Failing forward in 2010 (Cid Latty)

Tuesday, 29 December, 2009

Cid LattyCid Latty explains why he wants to fail forward in 2010.

'We have failed,' said the panic-stricken voice of a café church leader on the other end of the phone. 'Our church has withdrawn their support of our café church because the people who come are not going to church.'

This raised all sorts of questions for me. How could we help them survive? What was it that quantified failure for the church? Why did the café church leaders want to give up? It led me to think about failure – is it a bad thing?

Everyone must face failure because the reality is everyone fails. Although it can be embarrassing, debilitating and lead to misunderstanding, it can also hasten maturity and bring breakthrough. It all depends on the way you look at it and respond to it. Thomas Edison famously once said: 'I have not failed, I have just found 10,000 ways that will not work.' It is not that he avoided failure, rather he never let it stop him.

Wisdom came as a result of failure, not because of success. Is this what the Apostle Paul meant when he said: 'when I am weak then I am strong'? (2 Corinthians 12.10). Setbacks may have acted like 'push backs' of an aeroplane, simply ushering him to greater levels of usefulness. Maybe we too should embrace failure like a friend.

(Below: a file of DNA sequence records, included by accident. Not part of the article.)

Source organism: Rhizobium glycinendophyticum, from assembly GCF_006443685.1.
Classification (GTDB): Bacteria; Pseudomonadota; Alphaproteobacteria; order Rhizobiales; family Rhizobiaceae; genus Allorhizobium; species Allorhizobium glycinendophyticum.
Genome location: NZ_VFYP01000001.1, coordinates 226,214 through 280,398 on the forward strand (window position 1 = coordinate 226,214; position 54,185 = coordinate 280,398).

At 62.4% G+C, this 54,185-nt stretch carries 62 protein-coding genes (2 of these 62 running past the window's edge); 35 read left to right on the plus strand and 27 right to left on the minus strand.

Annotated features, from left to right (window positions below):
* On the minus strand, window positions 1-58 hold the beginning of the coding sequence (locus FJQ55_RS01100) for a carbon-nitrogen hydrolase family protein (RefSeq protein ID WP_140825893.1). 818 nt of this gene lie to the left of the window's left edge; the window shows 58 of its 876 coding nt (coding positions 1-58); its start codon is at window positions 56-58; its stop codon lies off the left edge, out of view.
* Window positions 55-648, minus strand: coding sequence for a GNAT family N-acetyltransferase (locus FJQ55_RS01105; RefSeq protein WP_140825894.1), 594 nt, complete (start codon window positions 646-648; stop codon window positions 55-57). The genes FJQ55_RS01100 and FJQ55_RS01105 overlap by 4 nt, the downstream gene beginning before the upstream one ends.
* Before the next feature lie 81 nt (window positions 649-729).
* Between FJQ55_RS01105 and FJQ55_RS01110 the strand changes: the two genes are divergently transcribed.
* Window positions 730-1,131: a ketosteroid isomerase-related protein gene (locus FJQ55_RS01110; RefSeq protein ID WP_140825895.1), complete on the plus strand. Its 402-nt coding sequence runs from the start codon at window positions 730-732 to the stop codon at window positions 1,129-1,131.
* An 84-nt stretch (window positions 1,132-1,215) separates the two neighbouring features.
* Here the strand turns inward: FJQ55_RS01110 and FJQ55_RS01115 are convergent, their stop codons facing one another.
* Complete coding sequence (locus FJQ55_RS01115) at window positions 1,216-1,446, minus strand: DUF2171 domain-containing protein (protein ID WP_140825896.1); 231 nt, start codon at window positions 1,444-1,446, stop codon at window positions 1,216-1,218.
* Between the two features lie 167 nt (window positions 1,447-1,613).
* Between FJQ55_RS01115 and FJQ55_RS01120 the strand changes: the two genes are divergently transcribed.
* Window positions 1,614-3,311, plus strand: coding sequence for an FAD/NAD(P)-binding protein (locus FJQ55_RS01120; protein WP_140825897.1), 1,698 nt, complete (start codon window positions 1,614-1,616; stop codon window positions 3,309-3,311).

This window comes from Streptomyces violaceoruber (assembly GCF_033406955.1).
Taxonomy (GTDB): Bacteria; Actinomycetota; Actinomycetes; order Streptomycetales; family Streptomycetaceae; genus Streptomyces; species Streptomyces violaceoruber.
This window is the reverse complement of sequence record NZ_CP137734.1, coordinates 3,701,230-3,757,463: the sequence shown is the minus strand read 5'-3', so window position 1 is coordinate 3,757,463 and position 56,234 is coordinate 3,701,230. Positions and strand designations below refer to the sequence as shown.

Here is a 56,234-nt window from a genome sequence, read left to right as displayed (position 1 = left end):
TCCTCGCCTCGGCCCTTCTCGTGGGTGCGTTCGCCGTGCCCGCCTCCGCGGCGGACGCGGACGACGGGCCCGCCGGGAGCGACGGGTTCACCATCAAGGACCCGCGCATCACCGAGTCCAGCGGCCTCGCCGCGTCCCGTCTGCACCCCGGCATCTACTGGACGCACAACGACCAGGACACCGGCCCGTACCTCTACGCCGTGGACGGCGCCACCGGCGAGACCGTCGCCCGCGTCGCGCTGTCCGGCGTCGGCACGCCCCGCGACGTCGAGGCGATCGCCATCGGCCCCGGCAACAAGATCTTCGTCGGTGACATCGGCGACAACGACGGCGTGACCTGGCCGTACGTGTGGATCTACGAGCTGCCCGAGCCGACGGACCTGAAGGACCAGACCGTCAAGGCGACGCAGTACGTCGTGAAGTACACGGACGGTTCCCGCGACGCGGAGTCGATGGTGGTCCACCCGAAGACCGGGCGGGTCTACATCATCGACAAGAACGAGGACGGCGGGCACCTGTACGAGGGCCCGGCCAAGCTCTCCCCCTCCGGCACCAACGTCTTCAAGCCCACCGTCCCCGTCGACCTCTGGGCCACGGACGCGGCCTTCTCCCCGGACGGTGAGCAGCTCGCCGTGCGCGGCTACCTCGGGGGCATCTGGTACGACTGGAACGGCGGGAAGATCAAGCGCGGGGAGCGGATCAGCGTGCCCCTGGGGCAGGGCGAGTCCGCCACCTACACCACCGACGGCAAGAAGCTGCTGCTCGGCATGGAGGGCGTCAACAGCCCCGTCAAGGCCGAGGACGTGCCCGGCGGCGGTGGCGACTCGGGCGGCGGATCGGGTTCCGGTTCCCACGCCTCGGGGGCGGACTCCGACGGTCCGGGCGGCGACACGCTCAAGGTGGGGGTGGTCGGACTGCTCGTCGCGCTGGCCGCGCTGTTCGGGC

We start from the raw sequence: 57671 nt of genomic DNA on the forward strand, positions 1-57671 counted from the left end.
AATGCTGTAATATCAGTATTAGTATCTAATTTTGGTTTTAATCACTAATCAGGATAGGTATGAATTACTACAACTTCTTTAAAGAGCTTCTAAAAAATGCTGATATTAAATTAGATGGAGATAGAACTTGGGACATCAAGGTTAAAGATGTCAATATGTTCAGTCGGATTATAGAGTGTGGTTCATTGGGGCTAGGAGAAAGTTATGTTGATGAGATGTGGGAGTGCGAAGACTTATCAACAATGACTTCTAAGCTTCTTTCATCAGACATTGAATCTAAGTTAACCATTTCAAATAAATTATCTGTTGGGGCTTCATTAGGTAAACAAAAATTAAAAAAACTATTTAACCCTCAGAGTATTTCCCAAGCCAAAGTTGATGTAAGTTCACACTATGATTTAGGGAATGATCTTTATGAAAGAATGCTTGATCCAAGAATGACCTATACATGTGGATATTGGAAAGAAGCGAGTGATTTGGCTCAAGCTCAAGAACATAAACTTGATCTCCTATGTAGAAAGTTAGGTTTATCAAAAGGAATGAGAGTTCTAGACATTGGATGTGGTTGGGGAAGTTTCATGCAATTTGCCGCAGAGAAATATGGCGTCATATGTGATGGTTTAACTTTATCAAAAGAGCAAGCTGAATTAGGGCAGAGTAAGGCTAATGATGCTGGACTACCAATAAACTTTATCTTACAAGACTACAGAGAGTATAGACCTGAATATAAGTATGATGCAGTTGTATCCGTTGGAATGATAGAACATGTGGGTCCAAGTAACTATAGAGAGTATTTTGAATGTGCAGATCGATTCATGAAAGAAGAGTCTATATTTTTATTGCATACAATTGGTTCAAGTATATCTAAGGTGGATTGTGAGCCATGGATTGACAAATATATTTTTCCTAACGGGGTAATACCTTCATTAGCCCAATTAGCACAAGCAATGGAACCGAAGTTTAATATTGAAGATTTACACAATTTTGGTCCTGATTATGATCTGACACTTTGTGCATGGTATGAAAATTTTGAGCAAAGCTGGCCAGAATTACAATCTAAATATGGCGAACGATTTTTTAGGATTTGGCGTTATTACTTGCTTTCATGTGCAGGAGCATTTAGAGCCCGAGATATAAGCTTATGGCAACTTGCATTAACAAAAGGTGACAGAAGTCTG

This is not something we want to hear when we set sail in pioneering ministry. We want instant success with little or no risk. So we gravitate towards 'success stories' thinking that they will help us avoid failure. However, this 'quick fix' type of success is seductive and seldom lives up to our expectations. Maybe we fail to realise that the key to achievement is in our own hands. The question is will we learn from failure?

Cafechurch Network has been helping café churches set up in high street stores all over the UK. Most of these café churches are set up as a way for local churches to reach out to local communities. However, increasingly we have found people who share our values are asking for our help to form what I call 'café church congregations'. This is not just outreach, this is church.

So we have begun to respond. When one of the café church leaders called to say they had failed, we began to turn 'failure' towards forming a congregation. Their failure has become failure in the right direction.

If you want to be the kind of pioneer who rises after setbacks happen, here are a few pointers:

  • Be ready to learn on the job
  • Take a risk because you know it is right, not because you have all the answers.
  • Don't run after 'success'.
  • Don't leave prayer and personal Bible study behind.
  • Always ask: 'What can we learn from this?' or 'What is God teaching me?'

The Cross of Christ may look like failure to some but it was failing forward, for greater things came as a result of this event than could ever have been imagined. For the believer, it is this that gives us audacious pioneering hope that impacts history. At the end of a long presidential campaign full of setbacks, controversy, highs and lows, Oprah Winfrey stood in support of Barack Obama and said: 'I am standing on the right side of history.'

I wonder where failure will enable you to stand? Will it hinder your ability to pioneer or will it drive you onto greater things?

About the author: 

Rev Cid Latty heads up Cafechurch Network. With special thanks to Alison Latty, Rebecca Palfreman and Helen Petithuguenin for this post.


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